Google Ventures Either Pulled or Was Bought Out of Man's Women's Site
Bustle, which is either a revolutionary new idea to write stuff on the internet that women will read or the ultimate in mansplaining, is out a $100,000 investment from Google Ventures.
Bustle, which is either a revolutionary new idea to write stuff on the internet that women will read or the ultimate in mansplaining, is out a $100,000 investment from Google Ventures. How this happened depends on who you read.
TechCrunch's Alexia Tsotsis opened fire last night with the joyful declaration that Google Ventures had pulled its investment out of Bustle because:
I’ve heard that reports of Goldberg’s misogynist comments and his glossing over of San Francisco’s socio-economic issues in a PandoDaily guest post were the straws that broke Bustle’s Google backing.
Tsotsis added that it was "some sort of karmic reparation," though not all that much of one, considering that Bryan Goldberg, founder of Bleacher Report, raised $6.5 million to start the site despite seemingly knowing very little about women or bustles.
A few hours later, Pando founder Sarah Lacy fired back with a report that Google Ventures did not pull out of Bustle but was bought out by Goldberg, who made a "rookie investor management error" by going to Time Warner for a Series A investment before Google Ventures, which had given him $100k in seed money:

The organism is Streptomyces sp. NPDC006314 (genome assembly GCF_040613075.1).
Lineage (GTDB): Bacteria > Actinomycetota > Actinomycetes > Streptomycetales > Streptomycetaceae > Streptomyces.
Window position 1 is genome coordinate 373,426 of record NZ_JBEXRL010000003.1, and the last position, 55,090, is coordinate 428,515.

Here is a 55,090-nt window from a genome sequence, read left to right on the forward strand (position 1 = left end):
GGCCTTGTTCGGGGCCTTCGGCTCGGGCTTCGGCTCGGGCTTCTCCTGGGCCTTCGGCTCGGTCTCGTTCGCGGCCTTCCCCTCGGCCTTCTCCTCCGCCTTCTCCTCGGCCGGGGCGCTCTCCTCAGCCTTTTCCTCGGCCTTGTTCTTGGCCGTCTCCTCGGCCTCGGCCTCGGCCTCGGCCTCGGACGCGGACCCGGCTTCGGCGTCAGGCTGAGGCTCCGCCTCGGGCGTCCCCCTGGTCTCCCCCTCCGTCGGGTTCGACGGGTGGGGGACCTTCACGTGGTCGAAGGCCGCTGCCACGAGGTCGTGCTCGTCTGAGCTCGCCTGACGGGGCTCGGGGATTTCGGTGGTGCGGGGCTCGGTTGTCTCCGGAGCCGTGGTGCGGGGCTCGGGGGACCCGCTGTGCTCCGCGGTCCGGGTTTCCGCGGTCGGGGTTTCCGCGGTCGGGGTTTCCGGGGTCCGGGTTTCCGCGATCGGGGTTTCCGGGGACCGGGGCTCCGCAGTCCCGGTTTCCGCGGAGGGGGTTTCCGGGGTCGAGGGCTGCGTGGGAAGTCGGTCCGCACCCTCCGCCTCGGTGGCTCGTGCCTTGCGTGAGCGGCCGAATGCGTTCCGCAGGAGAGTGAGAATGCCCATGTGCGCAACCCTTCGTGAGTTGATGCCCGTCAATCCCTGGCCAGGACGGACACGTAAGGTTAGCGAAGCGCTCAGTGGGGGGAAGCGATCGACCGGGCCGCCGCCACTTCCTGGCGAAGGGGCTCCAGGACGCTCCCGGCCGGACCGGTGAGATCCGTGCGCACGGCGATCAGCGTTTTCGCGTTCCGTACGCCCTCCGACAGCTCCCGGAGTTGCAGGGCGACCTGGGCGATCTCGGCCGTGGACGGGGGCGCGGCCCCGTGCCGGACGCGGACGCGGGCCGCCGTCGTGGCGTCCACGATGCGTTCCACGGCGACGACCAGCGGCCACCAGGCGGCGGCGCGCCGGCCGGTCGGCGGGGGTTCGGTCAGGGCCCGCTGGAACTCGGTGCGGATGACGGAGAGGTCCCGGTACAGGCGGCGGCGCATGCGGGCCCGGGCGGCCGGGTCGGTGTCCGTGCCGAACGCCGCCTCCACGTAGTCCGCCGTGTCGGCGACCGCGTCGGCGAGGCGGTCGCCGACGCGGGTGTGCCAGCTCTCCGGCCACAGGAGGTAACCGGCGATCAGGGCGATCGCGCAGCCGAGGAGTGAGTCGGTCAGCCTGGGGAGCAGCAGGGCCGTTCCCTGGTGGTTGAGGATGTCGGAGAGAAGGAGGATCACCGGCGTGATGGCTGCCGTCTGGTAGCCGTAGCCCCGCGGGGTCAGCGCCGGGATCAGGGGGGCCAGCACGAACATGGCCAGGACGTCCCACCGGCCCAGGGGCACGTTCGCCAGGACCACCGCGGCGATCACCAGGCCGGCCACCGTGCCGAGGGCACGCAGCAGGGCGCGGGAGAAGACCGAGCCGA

With Bustle and Google Ventures’ relationship strained, other investors suggested Goldberg just buy out Google Ventures’ stake. Goldberg readily agreed and bought out the investment with his own cash. Moreover, our understanding is that, legally, Google Venture could not pull out their investment unilaterally.
Both sites cite anonymous sources. As Lacy points out, TechCrunch's former employee and current contributor (although he hasn't written for the site since January) MG Siegler is a general partner at Google Ventures, which was not disclosed in TechCrunch's report. The implication there is that Siegler was one of TechCrunch's sources.
As for Pando, Goldberg himself is a frequent contributor, often to near-universal disgust and/or mockery. Lacy discloses this early in her piece, though fellow editor Paul Carr points out on Twitter that Goldberg "was a guest poster, never on staff. Hasn't written for months." "Weeks" would be a more accurate word here, as Goldberg's most recent Pando post was in February. That's after Siegler's last post at TechCrunch, if we want to play that game.
Lacy writes that neither Google Ventures nor Goldberg would comment "on the record." Which still means one or both of them commented off the record. Or not!
Bustle and its $6.4 million are currently celebrating International Women's Day.
Happy #WomensDay2014! pic.twitter.com/t0drcgE23c— Bustle (@bustle) March 8, 2014